Yep, I absolutely agree that for a certain subset of the cycling population, there’s no convincing otherwise that all reviews are bought and paid for (and yet ironically, there’s often just as much criticism that the reviewer didn’t properly test the product when the conclusions are negative). That said, there’s a reason why those attitudes are so pervasive. I’m not going to dive into the topic of who I think is objective and who isn’t but I will say that I don’t think everyone is properly doing the job they’re tasked with doing. In light of that, I can hardly fault people for believing that everyone is on the take. Readers deserve to be treated like the intelligent people they are, not naive lemmings who can’t make their own decisions and merely want/need to be fed rehashed propaganda. The sniff test is rarely wrong.

      I can’t promise that my first review(s) will be negative, though, and I’m certainly not going to intentionally plan as such (if for no other reason than the fact that there’s no way for me to know something is bad until I start using it). All I can promise is to do my absolute best to present a well-supported argument for whatever my conclusions may be. I’ve always felt that a review is only done properly when you’ve argued your case so well that it leaves little room for debate. Someone may *disagree* with the opinion presented (and let’s be clear here that ultimately, reviews are generally opinions of the reviewer) and that’s ok. But what I don’t ever want to do is open myself up to the criticism that I wasn’t being genuine with my thoughts or that my views are so out of touch with readers that they aren’t useful.

      If I suffer from guilt by association, so be it. Like I said, I’m not interested in pointing fingers. But I’m also not in this to score quick points with anyone and I’ve always believed in playing the long game. At least in theory, readers use what I write to help the figure out how to spend their hard-earned money and that’s not a responsibility that I take lightly. If I do my job with integrity and am honest with people, that will show through – however long it takes. Trust is funny like that.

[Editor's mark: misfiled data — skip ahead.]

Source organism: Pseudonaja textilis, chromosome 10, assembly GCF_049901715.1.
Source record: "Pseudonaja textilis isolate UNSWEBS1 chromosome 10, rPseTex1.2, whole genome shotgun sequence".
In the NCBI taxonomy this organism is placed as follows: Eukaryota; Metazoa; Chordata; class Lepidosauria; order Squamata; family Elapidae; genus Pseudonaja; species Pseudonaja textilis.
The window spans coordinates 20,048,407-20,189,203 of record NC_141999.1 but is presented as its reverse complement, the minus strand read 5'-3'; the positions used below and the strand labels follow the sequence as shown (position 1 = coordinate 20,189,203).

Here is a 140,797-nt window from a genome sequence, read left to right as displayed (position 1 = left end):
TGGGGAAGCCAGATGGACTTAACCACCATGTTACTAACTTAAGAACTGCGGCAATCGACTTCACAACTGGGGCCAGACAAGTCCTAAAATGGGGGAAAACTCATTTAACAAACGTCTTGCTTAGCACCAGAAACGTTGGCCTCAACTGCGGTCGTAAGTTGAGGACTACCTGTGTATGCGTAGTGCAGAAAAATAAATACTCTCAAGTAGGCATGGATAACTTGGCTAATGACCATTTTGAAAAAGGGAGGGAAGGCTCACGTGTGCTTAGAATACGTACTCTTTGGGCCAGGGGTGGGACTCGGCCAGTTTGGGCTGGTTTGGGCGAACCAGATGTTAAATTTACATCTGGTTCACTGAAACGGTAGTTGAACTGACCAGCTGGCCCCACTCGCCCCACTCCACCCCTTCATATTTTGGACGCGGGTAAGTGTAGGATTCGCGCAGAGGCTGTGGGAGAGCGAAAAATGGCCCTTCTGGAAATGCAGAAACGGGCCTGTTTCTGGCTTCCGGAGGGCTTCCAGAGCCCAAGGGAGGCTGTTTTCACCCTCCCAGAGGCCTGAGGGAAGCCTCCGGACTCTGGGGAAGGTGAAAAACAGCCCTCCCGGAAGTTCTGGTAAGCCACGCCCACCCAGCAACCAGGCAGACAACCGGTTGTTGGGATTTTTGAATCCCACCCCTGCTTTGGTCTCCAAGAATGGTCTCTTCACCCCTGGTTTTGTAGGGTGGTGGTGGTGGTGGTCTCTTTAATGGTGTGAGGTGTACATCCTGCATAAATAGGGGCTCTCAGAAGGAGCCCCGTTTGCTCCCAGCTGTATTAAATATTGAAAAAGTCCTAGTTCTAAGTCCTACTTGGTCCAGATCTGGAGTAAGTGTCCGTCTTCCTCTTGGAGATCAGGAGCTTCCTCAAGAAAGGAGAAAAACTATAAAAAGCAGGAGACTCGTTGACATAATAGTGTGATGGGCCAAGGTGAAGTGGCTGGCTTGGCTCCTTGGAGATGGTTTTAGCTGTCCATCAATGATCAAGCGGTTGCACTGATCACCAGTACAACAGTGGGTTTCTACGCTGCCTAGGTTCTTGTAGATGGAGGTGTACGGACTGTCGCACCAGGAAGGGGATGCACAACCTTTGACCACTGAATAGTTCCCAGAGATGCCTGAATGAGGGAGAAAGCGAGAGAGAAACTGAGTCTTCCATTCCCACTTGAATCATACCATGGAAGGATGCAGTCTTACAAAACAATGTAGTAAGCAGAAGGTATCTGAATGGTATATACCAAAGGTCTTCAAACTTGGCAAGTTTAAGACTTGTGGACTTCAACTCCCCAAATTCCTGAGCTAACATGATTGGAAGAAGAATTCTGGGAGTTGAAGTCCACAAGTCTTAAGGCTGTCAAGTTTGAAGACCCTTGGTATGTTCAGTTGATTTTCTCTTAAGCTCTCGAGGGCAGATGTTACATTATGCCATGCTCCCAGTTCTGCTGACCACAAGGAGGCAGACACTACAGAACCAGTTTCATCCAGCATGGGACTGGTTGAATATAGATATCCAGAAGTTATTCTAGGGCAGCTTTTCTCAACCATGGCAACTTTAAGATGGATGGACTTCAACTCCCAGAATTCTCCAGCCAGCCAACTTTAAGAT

On a related note, if anyone here ever feels like I’m doing otherwise, then I sure hope that they call me out on it. Are there reviewers out there who think their job is serving the interests of the bike industry and not their readers? Probably. Likely. But the responsibility also falls on those readers to voice those concerns. Crappy reviews absolutely exist but you don’t have to sit quietly and put up with them, either.

      • Paul Smith

        Nail + big hammer = On the head.
        Reviewing and/or testing product is something to be done for the consumer/reader, not the supplier/manufacturer. I’ve always kept in mind when reviewing product that I am working for the reader, and they expect me to do a better job than they could. And much like you in the respect that if I like something I test, I buy it – sometimes from an incredibly privileged position of paying trade + tax, but also sometimes in my local bike shop (who currently owe me beers).

  • Johnny

    […] and why we buy the latest cycling kit while our street clothes are
    10 years old. Durability suddenly becomes top priority when shopping for
    household products, because any problems would cut into saddle time.

    Spot-on. You nailed it.


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October 25, 2016